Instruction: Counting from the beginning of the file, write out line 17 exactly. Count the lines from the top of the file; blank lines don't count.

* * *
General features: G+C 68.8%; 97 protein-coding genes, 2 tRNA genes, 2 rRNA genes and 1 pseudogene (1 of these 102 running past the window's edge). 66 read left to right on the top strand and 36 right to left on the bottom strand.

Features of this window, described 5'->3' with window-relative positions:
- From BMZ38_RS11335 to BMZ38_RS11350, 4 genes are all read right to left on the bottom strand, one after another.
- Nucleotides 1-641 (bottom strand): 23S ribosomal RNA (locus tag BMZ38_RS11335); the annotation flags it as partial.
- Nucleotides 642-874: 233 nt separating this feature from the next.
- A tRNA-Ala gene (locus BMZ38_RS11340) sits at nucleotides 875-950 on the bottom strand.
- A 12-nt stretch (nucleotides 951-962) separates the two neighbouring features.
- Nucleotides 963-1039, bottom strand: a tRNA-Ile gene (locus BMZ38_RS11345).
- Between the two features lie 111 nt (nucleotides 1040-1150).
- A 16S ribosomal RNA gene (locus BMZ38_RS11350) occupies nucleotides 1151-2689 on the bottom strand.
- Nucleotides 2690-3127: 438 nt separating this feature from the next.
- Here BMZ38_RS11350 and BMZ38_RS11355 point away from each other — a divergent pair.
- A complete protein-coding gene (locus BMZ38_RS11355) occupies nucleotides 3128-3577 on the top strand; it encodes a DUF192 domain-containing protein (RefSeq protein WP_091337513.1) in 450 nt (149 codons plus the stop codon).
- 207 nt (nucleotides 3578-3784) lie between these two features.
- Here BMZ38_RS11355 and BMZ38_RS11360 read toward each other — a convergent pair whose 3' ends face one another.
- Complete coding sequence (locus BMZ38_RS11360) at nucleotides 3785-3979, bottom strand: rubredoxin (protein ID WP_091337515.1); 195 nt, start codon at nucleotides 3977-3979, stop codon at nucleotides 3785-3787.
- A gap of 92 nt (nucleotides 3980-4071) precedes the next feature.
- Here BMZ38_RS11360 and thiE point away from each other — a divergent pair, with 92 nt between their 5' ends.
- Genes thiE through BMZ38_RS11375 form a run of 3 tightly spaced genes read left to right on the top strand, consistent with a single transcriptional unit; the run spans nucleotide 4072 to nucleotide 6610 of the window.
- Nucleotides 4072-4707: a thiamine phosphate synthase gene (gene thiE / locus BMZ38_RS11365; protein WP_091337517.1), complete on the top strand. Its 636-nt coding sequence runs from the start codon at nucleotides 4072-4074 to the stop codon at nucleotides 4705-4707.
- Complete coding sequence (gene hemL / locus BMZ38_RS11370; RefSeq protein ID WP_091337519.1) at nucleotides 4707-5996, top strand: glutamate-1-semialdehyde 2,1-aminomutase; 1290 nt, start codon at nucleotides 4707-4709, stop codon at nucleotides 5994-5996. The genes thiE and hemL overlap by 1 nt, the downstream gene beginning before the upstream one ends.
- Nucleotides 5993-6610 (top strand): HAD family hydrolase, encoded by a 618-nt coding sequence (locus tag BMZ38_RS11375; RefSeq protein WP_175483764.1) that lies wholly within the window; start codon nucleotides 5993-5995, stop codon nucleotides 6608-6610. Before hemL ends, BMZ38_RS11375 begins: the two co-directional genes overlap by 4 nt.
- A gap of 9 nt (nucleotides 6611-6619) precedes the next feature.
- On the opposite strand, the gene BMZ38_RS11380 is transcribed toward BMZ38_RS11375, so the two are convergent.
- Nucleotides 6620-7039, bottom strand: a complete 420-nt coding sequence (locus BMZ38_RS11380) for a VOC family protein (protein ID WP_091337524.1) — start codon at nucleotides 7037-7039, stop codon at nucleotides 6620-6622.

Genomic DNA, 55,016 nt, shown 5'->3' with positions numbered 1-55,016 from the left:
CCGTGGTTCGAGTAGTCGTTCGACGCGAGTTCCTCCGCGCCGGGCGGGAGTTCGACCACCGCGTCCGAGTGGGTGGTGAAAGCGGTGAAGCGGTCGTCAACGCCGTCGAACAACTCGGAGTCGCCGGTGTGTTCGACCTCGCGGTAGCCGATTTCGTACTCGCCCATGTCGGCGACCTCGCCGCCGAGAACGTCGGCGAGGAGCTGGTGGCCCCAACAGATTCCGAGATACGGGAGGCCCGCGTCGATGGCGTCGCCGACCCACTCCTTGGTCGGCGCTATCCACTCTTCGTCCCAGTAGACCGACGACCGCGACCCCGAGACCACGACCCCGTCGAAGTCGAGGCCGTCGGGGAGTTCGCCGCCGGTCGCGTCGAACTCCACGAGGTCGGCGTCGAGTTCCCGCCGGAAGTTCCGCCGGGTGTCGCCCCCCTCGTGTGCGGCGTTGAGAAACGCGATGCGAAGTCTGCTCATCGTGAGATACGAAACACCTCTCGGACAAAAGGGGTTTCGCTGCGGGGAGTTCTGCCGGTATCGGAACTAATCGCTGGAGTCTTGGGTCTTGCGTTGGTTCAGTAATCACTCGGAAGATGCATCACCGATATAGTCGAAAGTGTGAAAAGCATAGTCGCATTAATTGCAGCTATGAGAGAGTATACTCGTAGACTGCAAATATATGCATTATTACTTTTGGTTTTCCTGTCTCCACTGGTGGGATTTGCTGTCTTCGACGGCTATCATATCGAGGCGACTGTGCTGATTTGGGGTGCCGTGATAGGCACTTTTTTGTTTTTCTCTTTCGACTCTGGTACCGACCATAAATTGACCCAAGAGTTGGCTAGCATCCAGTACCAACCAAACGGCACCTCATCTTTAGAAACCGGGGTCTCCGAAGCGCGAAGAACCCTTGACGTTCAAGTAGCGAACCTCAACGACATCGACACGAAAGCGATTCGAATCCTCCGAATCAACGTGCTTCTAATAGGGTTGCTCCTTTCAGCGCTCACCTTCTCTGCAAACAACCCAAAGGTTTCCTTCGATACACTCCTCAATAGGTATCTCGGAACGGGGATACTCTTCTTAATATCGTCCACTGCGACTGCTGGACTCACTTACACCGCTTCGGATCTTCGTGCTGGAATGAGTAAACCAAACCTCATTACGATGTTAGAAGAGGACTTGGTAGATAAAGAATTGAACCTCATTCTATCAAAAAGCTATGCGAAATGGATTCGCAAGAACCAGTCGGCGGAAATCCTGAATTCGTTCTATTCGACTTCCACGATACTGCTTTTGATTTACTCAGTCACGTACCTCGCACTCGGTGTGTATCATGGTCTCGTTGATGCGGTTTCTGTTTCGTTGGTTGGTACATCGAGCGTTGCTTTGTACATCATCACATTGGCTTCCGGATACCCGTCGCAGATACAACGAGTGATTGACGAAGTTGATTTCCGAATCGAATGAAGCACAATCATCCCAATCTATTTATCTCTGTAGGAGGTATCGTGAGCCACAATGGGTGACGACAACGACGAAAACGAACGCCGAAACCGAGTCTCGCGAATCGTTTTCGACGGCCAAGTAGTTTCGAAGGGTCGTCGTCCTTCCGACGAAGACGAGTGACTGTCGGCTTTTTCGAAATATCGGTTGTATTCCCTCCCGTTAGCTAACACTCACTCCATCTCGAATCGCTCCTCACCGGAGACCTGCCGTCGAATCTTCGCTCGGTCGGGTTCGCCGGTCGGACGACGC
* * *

- A gap of 92 nt (nucleotides 3980-4071) precedes the next feature.